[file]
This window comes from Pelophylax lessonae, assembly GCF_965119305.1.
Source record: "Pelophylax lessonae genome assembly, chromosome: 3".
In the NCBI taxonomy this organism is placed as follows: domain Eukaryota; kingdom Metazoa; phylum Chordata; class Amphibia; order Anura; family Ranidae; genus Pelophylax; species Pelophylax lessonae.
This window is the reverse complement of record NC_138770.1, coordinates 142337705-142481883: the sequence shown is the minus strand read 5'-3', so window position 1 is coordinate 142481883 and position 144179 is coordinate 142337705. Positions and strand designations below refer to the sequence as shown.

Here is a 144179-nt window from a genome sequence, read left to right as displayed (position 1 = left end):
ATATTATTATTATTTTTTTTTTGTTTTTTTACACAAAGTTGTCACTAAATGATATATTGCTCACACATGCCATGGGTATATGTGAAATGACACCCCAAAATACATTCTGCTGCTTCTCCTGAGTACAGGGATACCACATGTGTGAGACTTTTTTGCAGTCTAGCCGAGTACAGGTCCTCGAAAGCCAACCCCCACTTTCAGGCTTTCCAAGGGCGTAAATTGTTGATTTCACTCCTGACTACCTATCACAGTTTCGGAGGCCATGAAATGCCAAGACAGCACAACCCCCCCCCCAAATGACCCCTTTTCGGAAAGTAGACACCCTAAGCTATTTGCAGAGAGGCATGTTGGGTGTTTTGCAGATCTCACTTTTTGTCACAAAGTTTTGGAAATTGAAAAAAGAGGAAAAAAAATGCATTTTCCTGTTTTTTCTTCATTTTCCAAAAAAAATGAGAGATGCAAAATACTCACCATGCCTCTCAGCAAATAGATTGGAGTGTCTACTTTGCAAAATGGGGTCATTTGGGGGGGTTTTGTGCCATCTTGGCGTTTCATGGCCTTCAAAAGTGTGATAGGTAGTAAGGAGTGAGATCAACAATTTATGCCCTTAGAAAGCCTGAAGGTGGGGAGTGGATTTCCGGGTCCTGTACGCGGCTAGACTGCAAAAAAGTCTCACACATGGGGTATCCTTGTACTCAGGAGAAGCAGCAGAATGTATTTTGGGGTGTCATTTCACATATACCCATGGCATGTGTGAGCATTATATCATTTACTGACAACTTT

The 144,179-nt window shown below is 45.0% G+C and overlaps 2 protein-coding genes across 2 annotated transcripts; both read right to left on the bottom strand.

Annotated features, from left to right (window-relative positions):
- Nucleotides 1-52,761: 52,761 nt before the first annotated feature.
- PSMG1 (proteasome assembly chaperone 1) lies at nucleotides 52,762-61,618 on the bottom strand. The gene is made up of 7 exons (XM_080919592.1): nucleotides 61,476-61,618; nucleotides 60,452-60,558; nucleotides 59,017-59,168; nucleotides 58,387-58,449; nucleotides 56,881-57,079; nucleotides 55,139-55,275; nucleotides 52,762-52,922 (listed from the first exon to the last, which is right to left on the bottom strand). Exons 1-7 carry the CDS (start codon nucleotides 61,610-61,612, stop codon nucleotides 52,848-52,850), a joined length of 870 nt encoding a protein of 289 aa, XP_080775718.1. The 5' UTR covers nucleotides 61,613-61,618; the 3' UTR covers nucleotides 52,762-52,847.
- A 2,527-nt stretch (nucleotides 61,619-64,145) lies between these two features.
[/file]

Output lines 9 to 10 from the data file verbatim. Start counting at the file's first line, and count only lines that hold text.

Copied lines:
- Nucleotides 1-52,761: 52,761 nt before the first annotated feature.
- PSMG1 (proteasome assembly chaperone 1) lies at nucleotides 52,762-61,618 on the bottom strand. The gene is made up of 7 exons (XM_080919592.1): nucleotides 61,476-61,618; nucleotides 60,452-60,558; nucleotides 59,017-59,168; nucleotides 58,387-58,449; nucleotides 56,881-57,079; nucleotides 55,139-55,275; nucleotides 52,762-52,922 (listed from the first exon to the last, which is right to left on the bottom strand). Exons 1-7 carry the CDS (start codon nucleotides 61,610-61,612, stop codon nucleotides 52,848-52,850), a joined length of 870 nt encoding a protein of 289 aa, XP_080775718.1. The 5' UTR covers nucleotides 61,613-61,618; the 3' UTR covers nucleotides 52,762-52,847.